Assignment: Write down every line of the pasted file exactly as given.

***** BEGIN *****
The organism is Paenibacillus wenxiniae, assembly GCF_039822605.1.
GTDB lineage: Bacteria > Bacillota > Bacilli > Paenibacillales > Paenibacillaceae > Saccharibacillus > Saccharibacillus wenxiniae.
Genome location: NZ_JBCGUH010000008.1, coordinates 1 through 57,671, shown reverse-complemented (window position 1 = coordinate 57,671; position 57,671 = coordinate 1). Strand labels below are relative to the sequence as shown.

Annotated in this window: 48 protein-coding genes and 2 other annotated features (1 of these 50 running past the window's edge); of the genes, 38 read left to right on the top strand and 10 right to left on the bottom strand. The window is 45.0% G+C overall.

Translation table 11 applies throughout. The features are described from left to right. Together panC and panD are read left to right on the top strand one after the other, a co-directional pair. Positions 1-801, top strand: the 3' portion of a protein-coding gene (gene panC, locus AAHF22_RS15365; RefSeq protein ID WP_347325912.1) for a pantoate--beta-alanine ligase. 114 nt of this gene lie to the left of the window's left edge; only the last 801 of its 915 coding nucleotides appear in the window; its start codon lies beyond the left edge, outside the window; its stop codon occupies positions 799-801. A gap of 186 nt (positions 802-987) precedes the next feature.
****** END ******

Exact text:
The organism is Paenibacillus wenxiniae, assembly GCF_039822605.1.
GTDB lineage: Bacteria > Bacillota > Bacilli > Paenibacillales > Paenibacillaceae > Saccharibacillus > Saccharibacillus wenxiniae.
Genome location: NZ_JBCGUH010000008.1, coordinates 1 through 57,671, shown reverse-complemented (window position 1 = coordinate 57,671; position 57,671 = coordinate 1). Strand labels below are relative to the sequence as shown.

Annotated in this window: 48 protein-coding genes and 2 other annotated features (1 of these 50 running past the window's edge); of the genes, 38 read left to right on the top strand and 10 right to left on the bottom strand. The window is 45.0% G+C overall.

Translation table 11 applies throughout. The features are described from left to right. Together panC and panD are read left to right on the top strand one after the other, a co-directional pair. Positions 1-801, top strand: the 3' portion of a protein-coding gene (gene panC, locus AAHF22_RS15365; RefSeq protein ID WP_347325912.1) for a pantoate--beta-alanine ligase. 114 nt of this gene lie to the left of the window's left edge; only the last 801 of its 915 coding nucleotides appear in the window; its start codon lies beyond the left edge, outside the window; its stop codon occupies positions 799-801. A gap of 186 nt (positions 802-987) precedes the next feature.